Empathy is the ability to see things through someone else’s eyes or to walk a mile in their shoes. Researchers at Stanford recently tested the truth of these proverbial sayings using virtual reality (VR). They let students feel like they were actually seeing through another student’s eyes and walking in their shoes, and measured that experience’s impact on empathy.
180 university students participated in this three-part study. The researchers first surveyed the students about their background, demographic information, and daily routines. Two groups of students then participated in a virtual reality game in which they embodied the avatar of either James or Steve. While both James and Steve were fictional, the researchers led participants to believe that James and Steve were students at their university. The game consisted of looking in the mirror, unpacking a suitcase in a dorm room, giving a presentation about themselves to a class, and working out at the gym. A third control group did not participate in the daily life game, but instead explored the lab in VR without embodying an avatar. After completing the VR activity, students played real-stakes behavioral games on a computer with a remote partner. They were led to believe that they were partnered with either James or Steve while playing the game. The outcome of the games depended on the participants’ perception of their partner. For instance, in one game the players received 10 dollars and had to decide how much money to give their partner. Whatever amount the partner was given tripled, then the partner decided how to reallocate the money. The participants believed they would trade in their gaming dollars for real currency upon completing the game.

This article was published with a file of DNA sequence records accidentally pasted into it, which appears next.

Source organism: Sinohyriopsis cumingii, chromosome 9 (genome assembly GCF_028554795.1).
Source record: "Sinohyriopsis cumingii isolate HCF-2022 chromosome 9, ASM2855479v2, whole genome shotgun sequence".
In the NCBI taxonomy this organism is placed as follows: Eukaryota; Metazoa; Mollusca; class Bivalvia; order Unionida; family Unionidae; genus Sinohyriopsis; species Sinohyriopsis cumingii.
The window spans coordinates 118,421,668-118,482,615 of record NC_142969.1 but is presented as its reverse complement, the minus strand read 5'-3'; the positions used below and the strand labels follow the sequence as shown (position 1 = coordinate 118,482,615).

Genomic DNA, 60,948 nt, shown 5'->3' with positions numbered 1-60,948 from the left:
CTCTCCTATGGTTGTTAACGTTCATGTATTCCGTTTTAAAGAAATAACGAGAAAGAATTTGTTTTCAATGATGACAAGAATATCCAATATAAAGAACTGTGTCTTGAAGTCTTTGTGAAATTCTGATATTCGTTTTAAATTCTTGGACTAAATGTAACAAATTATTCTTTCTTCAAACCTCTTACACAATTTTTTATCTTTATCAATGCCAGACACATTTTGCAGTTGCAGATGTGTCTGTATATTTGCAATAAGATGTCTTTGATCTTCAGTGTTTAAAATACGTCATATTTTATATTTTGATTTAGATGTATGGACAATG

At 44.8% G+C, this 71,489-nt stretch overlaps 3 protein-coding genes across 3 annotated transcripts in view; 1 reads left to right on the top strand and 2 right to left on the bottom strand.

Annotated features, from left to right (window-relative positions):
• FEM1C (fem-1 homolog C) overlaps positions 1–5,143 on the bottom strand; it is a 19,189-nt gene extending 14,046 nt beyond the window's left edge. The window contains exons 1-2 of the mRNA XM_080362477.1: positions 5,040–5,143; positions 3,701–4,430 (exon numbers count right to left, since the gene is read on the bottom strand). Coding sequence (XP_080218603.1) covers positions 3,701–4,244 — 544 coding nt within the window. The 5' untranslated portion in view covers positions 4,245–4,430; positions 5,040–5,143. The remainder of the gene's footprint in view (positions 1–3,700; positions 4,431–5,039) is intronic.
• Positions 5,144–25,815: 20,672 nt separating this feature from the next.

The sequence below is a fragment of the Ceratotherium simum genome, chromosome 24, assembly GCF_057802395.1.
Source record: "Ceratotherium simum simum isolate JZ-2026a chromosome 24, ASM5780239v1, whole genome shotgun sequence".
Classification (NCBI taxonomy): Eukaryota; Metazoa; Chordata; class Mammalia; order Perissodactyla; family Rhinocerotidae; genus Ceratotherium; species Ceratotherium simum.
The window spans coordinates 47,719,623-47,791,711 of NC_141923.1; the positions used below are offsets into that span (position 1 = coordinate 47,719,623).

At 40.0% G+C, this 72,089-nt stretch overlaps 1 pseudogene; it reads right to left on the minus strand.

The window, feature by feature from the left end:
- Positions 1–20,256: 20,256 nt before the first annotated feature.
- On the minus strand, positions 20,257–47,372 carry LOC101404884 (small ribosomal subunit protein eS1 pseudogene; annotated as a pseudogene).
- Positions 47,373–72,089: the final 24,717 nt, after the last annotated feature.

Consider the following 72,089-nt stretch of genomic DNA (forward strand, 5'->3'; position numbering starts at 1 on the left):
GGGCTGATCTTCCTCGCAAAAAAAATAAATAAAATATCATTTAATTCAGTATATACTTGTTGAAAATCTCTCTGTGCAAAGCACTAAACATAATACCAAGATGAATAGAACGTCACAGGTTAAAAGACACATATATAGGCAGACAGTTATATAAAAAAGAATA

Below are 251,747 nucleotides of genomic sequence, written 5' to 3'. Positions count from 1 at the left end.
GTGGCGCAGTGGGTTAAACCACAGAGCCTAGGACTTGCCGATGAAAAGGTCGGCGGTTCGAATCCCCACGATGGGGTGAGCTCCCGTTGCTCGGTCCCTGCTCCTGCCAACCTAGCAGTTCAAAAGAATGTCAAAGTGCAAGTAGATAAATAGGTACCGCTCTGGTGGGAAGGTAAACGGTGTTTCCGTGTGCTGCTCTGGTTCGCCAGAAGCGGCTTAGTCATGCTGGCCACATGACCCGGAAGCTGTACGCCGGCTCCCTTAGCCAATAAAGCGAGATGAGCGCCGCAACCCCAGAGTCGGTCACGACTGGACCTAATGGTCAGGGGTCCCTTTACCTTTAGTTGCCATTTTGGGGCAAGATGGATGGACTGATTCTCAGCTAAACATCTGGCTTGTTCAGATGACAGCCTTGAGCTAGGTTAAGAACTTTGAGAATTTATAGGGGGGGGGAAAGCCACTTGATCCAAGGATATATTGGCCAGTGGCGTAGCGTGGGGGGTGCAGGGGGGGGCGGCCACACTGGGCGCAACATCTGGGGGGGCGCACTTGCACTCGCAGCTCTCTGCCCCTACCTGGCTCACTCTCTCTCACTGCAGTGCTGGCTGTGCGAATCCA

The results showed that students showed greater empathy for their gaming partner when the partner’s identity matched the avatar the student had previously embodied. However, when partnered with the identity they had not embodied in VR, students showed empathy equivalent to that of the control group who had not participated in the virtual perspective-taking experience. Furthermore, the more immersed students felt in the virtual environment, the greater empathy they showed. Thus, the researchers concluded that perspective-taking experiences in virtual reality can increase direct empathy for the individual personified in the game, but have not been shown to increase empathy for others beyond that person.
This study suggests the promise of VR for promoting perspective-taking inside and outside the classroom. Are you having trouble understanding a peer, teacher, or historical or literary character? Step into their their virtual skin, and take a walk in their shoes!Pixabay.